Thorrington came to MLS in 2005 with an impressive resume, having spent his youth in the Manchester United system, as well as Bayer Leverkusen. Thorrington was a regular for Huddersfield Town in the lower divisions of England before arriving in MLS with the Chicago Fire, where he earned eight goals and two assists in six seasons. The 31-year old midfielder was selected by the Whitecaps in their expansion draft prior to the 2011 season. He’s made 23 appearances for Vancouver in the last two years. Thorrington was born in South Africa but is an American citizen so he will not take up an international roster slot. He’s made four appearances for the U.S. National Team between 2001 and 2008.
Thorrington’s contract was worth $170,000 last season, but due to the nature of this stage of the Re-Entry process, United will have the opportunity to negotiate a lower rate. The biggest issue with Thorrington though is his injury history. He’s played more than 20 games only once in his eight-year MLS career, and has missed time due to injury in all of at least the past three seasons.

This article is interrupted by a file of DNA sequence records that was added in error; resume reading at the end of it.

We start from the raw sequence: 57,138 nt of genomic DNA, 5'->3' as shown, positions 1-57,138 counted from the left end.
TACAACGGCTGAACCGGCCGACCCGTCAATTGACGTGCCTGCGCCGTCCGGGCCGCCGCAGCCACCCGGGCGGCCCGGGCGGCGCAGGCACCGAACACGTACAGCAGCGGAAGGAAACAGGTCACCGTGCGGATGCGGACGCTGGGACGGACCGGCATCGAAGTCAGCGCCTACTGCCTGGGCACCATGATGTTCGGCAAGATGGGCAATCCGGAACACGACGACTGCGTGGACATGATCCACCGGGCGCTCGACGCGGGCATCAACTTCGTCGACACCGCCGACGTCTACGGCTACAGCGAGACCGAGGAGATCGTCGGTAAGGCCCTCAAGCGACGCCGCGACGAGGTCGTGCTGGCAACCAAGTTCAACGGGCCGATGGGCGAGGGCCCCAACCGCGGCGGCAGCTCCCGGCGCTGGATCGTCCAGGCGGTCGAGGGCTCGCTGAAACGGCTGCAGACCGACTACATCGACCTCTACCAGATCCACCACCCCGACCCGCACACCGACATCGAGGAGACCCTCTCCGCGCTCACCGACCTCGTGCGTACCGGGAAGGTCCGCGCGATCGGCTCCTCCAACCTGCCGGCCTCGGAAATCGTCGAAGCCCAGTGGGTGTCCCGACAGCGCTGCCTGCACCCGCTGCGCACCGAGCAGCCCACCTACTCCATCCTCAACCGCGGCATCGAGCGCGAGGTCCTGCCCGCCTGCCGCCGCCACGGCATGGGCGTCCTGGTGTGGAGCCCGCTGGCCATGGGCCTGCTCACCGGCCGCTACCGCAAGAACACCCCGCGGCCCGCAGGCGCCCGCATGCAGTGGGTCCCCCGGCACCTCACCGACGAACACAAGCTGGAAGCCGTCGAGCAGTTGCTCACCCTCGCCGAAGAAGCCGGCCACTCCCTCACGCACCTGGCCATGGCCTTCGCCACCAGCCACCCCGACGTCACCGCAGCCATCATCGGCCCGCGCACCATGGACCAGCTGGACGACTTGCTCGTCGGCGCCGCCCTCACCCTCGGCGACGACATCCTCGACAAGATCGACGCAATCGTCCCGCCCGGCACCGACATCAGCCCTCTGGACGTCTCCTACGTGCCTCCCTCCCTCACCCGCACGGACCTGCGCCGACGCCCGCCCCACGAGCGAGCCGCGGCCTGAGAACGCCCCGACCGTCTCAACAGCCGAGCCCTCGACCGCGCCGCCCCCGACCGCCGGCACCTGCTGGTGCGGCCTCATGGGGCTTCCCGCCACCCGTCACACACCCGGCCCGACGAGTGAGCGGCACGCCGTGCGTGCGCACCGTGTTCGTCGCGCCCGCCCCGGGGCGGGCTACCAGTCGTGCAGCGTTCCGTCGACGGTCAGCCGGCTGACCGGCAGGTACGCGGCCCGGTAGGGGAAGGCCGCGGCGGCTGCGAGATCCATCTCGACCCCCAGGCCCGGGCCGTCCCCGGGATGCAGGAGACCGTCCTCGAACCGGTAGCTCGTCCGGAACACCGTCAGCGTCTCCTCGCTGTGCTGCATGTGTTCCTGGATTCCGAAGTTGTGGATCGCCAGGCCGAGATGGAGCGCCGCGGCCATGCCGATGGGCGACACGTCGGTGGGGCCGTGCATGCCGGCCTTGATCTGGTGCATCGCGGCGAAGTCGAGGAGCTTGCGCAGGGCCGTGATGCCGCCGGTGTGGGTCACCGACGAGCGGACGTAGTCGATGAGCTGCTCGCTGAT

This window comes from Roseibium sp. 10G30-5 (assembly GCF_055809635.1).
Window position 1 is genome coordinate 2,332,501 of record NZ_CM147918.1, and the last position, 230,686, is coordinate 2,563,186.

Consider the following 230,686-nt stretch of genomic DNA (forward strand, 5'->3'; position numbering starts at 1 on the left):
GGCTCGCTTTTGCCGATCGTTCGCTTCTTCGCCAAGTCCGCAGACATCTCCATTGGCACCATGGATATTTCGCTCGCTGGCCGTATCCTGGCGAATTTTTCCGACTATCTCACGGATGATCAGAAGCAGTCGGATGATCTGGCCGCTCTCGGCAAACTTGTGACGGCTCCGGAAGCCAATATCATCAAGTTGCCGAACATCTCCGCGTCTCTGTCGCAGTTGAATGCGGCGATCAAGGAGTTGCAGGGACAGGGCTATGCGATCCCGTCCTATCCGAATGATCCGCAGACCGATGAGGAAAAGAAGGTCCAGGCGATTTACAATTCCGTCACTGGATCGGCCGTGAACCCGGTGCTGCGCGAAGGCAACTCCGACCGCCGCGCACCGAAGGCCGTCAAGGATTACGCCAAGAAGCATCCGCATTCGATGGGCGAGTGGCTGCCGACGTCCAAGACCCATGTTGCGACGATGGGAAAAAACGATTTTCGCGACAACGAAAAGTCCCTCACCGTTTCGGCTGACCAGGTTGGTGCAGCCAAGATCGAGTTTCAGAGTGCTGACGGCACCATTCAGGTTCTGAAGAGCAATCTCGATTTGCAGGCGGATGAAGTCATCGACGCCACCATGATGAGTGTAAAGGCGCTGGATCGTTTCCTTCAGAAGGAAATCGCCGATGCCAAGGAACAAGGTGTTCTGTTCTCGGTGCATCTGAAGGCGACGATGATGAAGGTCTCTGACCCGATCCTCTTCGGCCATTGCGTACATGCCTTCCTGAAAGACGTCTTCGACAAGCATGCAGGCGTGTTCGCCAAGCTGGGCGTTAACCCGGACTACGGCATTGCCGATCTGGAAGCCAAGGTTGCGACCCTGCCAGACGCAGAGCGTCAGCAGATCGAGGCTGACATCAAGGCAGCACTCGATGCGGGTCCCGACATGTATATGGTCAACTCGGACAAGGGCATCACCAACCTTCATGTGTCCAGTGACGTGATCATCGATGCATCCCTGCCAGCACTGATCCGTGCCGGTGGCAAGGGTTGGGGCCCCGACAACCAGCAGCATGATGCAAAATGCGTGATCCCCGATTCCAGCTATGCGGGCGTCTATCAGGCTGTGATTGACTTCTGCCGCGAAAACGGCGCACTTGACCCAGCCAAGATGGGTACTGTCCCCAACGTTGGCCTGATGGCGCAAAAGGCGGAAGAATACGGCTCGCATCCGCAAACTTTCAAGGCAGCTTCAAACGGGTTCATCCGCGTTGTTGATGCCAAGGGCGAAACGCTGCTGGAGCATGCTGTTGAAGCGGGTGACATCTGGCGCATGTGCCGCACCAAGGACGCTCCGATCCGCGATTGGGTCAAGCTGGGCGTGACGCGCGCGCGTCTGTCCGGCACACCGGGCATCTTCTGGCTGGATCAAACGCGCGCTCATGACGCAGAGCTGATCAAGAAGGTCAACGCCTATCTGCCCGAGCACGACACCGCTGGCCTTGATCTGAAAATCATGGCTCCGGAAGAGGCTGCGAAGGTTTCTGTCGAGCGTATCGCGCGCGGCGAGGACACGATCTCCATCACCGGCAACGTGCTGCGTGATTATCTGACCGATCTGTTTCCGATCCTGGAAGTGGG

In Thorrington, United will be getting a smart and scrappy midfielder that fits the style that Ben Olsen employed for much of the 2012 season. At best, he’ll compete with Marcelo Saragosa for a starting job in central midfield in those cases when United uses the bucket midfield formation. At worst, he’ll miss most of the season with an injury or won’t agree to a pay cut and won’t be signed.
While we leave today with a rather underwhelming feeling, let’s remember that this was a draft of players who weren’t good enough to stay with their previous teams. United is aiming to be the best team in MLS in 2013, so taking on the scraps of other teams wouldn’t be a wise way to build our roster. With several of the more attractive players leaving the board earlier in the draft (Conor Casey and Paulo Jr. for example), Thorrington was deemed to be the best option by Olsen. And we trust him, right?